People magazine, listing it as one of their summer reading picks, calls this a “A fascinating memoir” by the feminist author (Backlash) about her efforts to come to terms with her estranged father, after he has goes through a late-life sex-reassignment surgery. Definitely not a feminist, her father, now a woman, tells her, “Men have to help me. It’s one of the great advantages to being a woman. You write about the disadvantages of being a woman, but I’ve only found advantages!”
Appearing on several summer reading lists, it will be covered widely. In one of the first reviews, Laura Miller in Slate says that the book’s “complexity fascinates.” Entertainment Weekly gives it an A- and says, “It’s a gripping and honest personal journey—bolstered by reams of research—that ultimately transcends family and addresses much bigger questions of identity and reinvention.”
People magazine’s “Book of the Week” is also on several summer reading previews. Set in the “60’s and ’70’s, it’s about couple with two children, who suddenly faces the fact that their fairly luxurious lifestyle will not longer be funded by the largess of their parents.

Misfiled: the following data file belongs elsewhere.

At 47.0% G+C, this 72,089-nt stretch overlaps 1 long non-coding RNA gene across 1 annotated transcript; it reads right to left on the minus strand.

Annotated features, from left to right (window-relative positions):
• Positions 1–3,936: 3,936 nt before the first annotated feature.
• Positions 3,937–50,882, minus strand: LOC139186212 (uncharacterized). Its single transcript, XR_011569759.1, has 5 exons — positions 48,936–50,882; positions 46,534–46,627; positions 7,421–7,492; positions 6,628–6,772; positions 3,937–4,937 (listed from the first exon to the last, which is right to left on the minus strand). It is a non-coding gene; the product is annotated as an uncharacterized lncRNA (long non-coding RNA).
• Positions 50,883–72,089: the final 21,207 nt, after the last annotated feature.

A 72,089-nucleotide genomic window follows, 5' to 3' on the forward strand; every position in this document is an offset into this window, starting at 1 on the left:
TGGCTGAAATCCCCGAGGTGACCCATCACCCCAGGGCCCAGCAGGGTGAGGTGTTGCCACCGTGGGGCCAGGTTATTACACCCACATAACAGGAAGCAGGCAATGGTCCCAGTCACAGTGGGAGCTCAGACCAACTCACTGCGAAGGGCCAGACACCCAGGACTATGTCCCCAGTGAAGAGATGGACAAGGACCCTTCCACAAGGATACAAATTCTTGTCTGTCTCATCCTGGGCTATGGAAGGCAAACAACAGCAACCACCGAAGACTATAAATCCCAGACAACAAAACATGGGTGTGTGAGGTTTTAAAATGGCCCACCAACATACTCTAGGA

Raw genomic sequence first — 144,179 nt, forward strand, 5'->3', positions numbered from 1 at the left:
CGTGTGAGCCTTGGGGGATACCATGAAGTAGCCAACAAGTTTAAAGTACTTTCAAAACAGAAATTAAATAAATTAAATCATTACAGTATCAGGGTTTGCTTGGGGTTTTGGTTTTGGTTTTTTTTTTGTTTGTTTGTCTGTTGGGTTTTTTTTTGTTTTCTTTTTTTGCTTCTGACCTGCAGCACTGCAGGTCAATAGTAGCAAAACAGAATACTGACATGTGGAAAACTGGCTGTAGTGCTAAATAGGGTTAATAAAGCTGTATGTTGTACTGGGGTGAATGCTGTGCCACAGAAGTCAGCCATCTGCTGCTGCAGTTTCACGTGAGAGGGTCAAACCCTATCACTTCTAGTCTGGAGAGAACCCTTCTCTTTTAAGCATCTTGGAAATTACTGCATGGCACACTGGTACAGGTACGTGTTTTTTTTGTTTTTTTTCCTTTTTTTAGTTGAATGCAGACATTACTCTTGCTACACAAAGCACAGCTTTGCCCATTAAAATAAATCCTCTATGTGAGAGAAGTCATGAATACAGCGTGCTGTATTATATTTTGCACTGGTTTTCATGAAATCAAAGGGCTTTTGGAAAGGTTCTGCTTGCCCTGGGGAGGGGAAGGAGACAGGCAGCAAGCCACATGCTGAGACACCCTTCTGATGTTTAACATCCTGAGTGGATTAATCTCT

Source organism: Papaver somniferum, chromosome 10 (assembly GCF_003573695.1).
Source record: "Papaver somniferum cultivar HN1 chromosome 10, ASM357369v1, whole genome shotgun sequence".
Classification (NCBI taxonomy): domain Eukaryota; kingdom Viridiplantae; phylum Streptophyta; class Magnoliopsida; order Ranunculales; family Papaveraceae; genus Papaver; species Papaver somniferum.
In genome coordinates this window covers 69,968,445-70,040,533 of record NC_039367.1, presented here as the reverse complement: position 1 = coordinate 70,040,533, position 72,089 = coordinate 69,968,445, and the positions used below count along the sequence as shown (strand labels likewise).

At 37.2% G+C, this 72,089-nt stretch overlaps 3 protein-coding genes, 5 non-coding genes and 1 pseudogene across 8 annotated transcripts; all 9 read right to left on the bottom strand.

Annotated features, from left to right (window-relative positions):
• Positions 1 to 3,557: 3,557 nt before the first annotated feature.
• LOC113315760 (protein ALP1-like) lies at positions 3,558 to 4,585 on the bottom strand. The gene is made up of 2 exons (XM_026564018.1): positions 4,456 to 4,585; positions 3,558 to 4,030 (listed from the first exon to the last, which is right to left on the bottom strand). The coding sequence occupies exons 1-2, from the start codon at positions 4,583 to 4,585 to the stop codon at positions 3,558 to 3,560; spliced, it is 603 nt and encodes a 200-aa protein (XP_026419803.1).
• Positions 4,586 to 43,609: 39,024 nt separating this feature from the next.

Librarians and booksellers offer readers ten titles this week. The LibraryReads selections include the return of several series as well as two debuts, while the Indie Next picks highlight a buzzy summer reading favorite.
“Directed by powerful librarians, agents roam alternate realities searching out special volumes for their mysterious library’s collections. Irene is a spy for the library but something is a little off about her current mission; there’s something strange about her new assistant that she can’t quite put her finger on and worse, the requested volume has already been stolen. Cogman’s engaging characters and a most intriguing imagined world are sure to delight readers, especially bibliophiles.” – Beth Mills, New Rochelle Public Library, New Rochelle, NY